Sunday, February 25, 2024

Teacher Exodus: Why Gambian Teachers Are Quitting For Thriving Businesses

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By: Muhammed Lamin Drammeh

“What I gain from the car Wash and poultry alone monthly, I can pay two qualified HTC teachers from grade 7.1 towards 7.9”, Ousman Touray, a runaway teacher (RAT), who bagged his Higher Teachers’ Certificate from the Gambia College in 2017, asserted as he explained to The Fatu Network how his income changed after leaving the teaching profession.

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Teaching is described by many as a noble profession that shapes and forms the path of budding leaders and administrators in every domain of national development. However, there has been some kind of a trending teacher exodus recently among young Gambian teachers as they quit the profession for other jobs. This has created a vacuum in many schools in the country despite the Gambia college delivering hundreds of teachers every year to the country’s ministry of basic and secondary education.

Ousman Touray is a young man who bagged his HTC from the Gambia College School of Education. He explained that he abandoned the field because there is no motivation, and his monthly earnings are insufficient compared to his needs.

“As teachers, we lack motivation from the government. We depend on a Monthly salary of less than, D7000 on a single shift. A bag of rice is D1500. Fish money is D200, which in a month will give you D6000. Breakfast for the family is D200, including my children’s lunch money when going to school plus my wife’s breakfast. So, I always realized that my budget is always in deficit at the end of every month,” Ousman revealed, narrating the challenges he faced as a teacher.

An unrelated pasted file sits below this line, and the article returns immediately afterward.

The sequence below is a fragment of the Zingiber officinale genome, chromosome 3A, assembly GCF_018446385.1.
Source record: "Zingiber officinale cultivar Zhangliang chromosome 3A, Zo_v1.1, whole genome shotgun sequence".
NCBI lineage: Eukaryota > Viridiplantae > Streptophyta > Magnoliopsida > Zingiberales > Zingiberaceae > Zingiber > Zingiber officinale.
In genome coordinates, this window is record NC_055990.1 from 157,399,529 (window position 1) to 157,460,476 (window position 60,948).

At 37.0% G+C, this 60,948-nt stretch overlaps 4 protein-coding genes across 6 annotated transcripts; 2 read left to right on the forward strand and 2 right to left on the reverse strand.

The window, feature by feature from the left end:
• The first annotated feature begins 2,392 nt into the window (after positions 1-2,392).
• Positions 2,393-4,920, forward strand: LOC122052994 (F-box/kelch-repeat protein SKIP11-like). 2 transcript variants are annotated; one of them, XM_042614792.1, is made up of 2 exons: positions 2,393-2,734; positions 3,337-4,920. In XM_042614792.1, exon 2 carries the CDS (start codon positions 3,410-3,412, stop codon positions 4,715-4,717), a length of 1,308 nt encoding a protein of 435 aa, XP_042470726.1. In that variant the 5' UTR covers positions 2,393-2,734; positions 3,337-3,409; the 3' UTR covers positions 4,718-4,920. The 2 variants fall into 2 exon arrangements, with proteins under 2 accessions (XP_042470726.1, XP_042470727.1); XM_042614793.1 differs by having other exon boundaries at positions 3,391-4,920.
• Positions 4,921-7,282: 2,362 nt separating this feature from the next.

Ousman would, after two years as a teacher, leave the field and went on to open a poultry farm and two car washing workshops in Jambajelly. Financially okay now, Ousman told The Fatu Network that his income can pay two qualified teachers whose monthly payments start from six thousand dalasis to ten thousand dalasis including allowances.

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He said he would advise young teachers to leave but said that the government should motivate teachers.

He said the government should motivate teachers; however, he would not hesitate to advise young teachers to leave.

Samba Jallow, 32, is another brilliant teacher who taught for seven years while continuing to live from hand to mouth. After seven years, and a period of deep thought, Samba discontinued being in the profession he dearly loved for a small business at the Brikama market.

“I resigned from teaching two years ago. I did my PTC and HTC, but could I not do anything meaningful financially. After a deep reflection without any financial progress, I decided to put an end to it and joined my uncle in a small business. Now, I have my shop, selling clothes. Ways better than what I earned from teaching,” Samba confessed to The Fatu Network.

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He said that he has seen so many bright teachers in the profession who left the field because there is no motivation and incentive for teachers.